The last thing College Lit Professor Cary West wants, while is wife is out of town, is a TV set to keep him company; but that's just what wife Carolyn has bought for him. He is relieved when the serviceman returns to collect the $100 deposit Carolyn forgot to give him; good, he doesn't have the money so the man can take the TV back! Only, a $5 bill he accidently dropped on the floor near the TV has suddenly developed 19 siblings, and the serviceman leaves, cash in hand. West soon realizes he has a major problem: the TV is alive. It lights his pipe, washes his dishes, vacuums his rugs. It also chooses what he can read, write, and marches around to military music; and It also zaps anyone who tries to harm Cary in any way, such as treasury agents investigating the duplicate $5 bills, the police who investigate a call placed by the TV set to the phone company requesting a 'female companion' be sent over for Cary's comfort, and a female bill collector who decides to move in til Cary pays ... Written by
Rich Wannen <RichWannen@worldnet.att.net>
This film with the great Hans Conried is based on a sci-fi story by Henry Kuttner. The original story is wonderful about a little man who wakes us disoriented in a TV assembly plant. When the foreman asks what he does, he remembers he makes "twonkies." He does, in the form of a TV and disappears. Without this bit of knowledge, this film makes little sense in the beginning. Bit by bit, the information comes in as the hapless Cary West (Conried) is taken over by the Twonky. This theme of a TV coming into your home and taking over will be repeated years later by Spielberg with Poltergeist. Once you can establish this premise, this story unwinds beautifully. Hans Conried is at his best. Check this out. No great moments, no star-studded cast, just a simple message: TV sucks. No video for watch for it on the late show and check it out.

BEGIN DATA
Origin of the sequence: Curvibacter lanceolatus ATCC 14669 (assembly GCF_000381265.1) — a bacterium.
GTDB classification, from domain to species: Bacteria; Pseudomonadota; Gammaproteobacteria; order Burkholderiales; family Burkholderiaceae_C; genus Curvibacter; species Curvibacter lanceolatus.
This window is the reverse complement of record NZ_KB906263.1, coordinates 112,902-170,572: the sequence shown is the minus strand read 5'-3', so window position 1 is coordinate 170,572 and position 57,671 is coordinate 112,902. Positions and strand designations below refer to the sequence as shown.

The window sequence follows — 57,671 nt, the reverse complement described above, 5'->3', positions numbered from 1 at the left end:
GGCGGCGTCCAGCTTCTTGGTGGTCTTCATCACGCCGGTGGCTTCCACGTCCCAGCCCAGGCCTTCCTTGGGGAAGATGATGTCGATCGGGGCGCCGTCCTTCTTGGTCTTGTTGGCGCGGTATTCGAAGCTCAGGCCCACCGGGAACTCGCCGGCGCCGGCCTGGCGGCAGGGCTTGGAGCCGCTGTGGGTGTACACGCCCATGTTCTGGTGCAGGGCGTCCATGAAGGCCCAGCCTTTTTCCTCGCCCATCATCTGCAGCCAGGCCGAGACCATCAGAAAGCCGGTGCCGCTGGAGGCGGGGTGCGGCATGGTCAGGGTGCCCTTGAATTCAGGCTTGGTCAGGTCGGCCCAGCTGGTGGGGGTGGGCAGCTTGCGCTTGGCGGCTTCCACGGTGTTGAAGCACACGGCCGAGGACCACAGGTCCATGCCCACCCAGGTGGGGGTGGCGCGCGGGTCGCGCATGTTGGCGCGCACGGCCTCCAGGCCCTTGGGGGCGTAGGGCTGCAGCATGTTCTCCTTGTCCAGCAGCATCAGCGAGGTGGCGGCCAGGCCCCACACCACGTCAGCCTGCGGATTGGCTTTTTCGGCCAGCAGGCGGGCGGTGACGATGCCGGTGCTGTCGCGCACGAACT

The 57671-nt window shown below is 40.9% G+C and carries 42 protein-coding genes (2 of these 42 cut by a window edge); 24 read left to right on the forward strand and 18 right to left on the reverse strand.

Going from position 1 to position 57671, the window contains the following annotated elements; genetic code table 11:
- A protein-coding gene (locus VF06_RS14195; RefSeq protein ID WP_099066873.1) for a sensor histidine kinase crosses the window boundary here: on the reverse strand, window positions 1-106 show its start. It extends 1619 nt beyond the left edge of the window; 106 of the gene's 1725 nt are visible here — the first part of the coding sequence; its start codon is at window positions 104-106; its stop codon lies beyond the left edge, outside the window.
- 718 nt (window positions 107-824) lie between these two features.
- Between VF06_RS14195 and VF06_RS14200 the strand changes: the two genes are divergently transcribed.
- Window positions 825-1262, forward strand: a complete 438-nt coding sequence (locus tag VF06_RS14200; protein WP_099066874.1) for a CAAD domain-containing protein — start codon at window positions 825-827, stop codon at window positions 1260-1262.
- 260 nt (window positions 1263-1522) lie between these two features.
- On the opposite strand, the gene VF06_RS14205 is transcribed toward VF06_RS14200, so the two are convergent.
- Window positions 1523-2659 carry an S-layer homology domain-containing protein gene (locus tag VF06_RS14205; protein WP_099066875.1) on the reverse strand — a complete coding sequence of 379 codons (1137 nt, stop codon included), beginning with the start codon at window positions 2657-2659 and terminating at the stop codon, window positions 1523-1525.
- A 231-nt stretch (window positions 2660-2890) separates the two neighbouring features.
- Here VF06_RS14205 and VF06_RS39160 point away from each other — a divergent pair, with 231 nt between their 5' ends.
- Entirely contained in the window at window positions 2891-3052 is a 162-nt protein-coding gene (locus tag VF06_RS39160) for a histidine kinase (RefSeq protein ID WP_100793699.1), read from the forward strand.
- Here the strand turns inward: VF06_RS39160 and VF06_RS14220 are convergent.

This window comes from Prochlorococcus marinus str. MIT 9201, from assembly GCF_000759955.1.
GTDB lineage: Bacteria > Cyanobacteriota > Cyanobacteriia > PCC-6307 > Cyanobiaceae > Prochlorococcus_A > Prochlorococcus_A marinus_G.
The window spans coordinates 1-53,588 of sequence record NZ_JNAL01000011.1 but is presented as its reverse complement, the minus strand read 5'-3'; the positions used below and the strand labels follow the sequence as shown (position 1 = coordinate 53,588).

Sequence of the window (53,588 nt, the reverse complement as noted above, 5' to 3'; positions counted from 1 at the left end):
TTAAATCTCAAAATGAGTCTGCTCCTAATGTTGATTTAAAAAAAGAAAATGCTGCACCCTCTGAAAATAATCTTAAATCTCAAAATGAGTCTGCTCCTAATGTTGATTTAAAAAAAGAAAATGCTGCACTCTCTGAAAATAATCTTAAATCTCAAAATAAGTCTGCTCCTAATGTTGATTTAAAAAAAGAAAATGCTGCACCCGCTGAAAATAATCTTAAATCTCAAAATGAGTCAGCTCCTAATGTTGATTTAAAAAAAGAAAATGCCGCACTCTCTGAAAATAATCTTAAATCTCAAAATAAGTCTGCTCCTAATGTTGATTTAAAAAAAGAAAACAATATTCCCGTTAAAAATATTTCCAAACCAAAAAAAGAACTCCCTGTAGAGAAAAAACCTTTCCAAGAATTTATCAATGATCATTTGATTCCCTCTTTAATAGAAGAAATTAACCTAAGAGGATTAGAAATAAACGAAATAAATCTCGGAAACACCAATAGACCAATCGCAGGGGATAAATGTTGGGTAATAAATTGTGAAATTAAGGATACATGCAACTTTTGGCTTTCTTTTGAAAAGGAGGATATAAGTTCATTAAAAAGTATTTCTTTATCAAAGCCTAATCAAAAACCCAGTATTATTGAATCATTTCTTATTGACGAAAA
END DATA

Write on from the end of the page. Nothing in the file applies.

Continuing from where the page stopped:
13 of 13 people found this review helpful.
Was this review helpful to you?